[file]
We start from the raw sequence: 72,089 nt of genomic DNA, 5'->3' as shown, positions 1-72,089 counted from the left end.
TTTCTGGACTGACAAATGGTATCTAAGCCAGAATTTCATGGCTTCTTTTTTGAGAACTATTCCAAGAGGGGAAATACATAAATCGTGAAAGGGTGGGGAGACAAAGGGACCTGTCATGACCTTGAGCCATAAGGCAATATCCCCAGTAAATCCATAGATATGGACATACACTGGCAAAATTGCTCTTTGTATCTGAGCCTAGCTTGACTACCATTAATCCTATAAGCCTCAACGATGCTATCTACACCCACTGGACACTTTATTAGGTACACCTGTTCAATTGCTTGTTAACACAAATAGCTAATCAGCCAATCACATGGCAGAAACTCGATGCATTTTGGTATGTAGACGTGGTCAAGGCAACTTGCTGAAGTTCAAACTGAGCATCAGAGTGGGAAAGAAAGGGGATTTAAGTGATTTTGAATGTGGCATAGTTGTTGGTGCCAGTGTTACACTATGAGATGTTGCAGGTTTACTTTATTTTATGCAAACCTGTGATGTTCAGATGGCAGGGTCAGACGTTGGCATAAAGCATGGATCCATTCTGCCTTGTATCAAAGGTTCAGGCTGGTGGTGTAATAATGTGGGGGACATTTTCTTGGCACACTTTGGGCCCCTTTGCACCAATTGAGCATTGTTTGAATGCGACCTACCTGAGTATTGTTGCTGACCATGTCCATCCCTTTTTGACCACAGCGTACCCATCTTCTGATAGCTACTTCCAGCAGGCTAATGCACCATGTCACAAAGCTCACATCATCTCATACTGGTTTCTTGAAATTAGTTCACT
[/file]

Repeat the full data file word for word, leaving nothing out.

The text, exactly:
We start from the raw sequence: 72,089 nt of genomic DNA, 5'->3' as shown, positions 1-72,089 counted from the left end.
TTTCTGGACTGACAAATGGTATCTAAGCCAGAATTTCATGGCTTCTTTTTTGAGAACTATTCCAAGAGGGGAAATACATAAATCGTGAAAGGGTGGGGAGACAAAGGGACCTGTCATGACCTTGAGCCATAAGGCAATATCCCCAGTAAATCCATAGATATGGACATACACTGGCAAAATTGCTCTTTGTATCTGAGCCTAGCTTGACTACCATTAATCCTATAAGCCTCAACGATGCTATCTACACCCACTGGACACTTTATTAGGTACACCTGTTCAATTGCTTGTTAACACAAATAGCTAATCAGCCAATCACATGGCAGAAACTCGATGCATTTTGGTATGTAGACGTGGTCAAGGCAACTTGCTGAAGTTCAAACTGAGCATCAGAGTGGGAAAGAAAGGGGATTTAAGTGATTTTGAATGTGGCATAGTTGTTGGTGCCAGTGTTACACTATGAGATGTTGCAGGTTTACTTTATTTTATGCAAACCTGTGATGTTCAGATGGCAGGGTCAGACGTTGGCATAAAGCATGGATCCATTCTGCCTTGTATCAAAGGTTCAGGCTGGTGGTGTAATAATGTGGGGGACATTTTCTTGGCACACTTTGGGCCCCTTTGCACCAATTGAGCATTGTTTGAATGCGACCTACCTGAGTATTGTTGCTGACCATGTCCATCCCTTTTTGACCACAGCGTACCCATCTTCTGATAGCTACTTCCAGCAGGCTAATGCACCATGTCACAAAGCTCACATCATCTCATACTGGTTTCTTGAAATTAGTTCACT